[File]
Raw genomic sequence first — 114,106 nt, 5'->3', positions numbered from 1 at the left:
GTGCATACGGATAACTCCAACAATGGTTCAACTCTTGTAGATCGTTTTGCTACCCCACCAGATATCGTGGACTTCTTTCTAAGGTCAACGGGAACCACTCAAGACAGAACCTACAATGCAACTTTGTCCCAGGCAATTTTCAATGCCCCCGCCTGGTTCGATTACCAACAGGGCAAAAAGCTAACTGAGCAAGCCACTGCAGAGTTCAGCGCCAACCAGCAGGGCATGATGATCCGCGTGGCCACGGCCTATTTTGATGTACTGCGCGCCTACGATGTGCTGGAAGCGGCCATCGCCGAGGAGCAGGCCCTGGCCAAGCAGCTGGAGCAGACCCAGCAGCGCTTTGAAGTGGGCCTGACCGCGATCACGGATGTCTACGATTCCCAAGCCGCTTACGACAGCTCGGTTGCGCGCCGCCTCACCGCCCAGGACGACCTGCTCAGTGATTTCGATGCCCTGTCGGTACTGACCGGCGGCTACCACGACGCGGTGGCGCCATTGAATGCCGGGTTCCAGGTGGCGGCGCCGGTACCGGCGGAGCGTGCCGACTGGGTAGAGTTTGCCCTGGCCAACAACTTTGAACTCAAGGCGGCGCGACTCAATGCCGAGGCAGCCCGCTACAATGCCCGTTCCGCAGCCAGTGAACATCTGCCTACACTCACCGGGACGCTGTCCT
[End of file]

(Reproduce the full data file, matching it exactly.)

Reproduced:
Raw genomic sequence first — 114,106 nt, 5'->3', positions numbered from 1 at the left:
GTGCATACGGATAACTCCAACAATGGTTCAACTCTTGTAGATCGTTTTGCTACCCCACCAGATATCGTGGACTTCTTTCTAAGGTCAACGGGAACCACTCAAGACAGAACCTACAATGCAACTTTGTCCCAGGCAATTTTCAATGCCCCCGCCTGGTTCGATTACCAACAGGGCAAAAAGCTAACTGAGCAAGCCACTGCAGAGTTCAGCGCCAACCAGCAGGGCATGATGATCCGCGTGGCCACGGCCTATTTTGATGTACTGCGCGCCTACGATGTGCTGGAAGCGGCCATCGCCGAGGAGCAGGCCCTGGCCAAGCAGCTGGAGCAGACCCAGCAGCGCTTTGAAGTGGGCCTGACCGCGATCACGGATGTCTACGATTCCCAAGCCGCTTACGACAGCTCGGTTGCGCGCCGCCTCACCGCCCAGGACGACCTGCTCAGTGATTTCGATGCCCTGTCGGTACTGACCGGCGGCTACCACGACGCGGTGGCGCCATTGAATGCCGGGTTCCAGGTGGCGGCGCCGGTACCGGCGGAGCGTGCCGACTGGGTAGAGTTTGCCCTGGCCAACAACTTTGAACTCAAGGCGGCGCGACTCAATGCCGAGGCAGCCCGCTACAATGCCCGTTCCGCAGCCAGTGAACATCTGCCTACACTCACCGGGACGCTGTCCT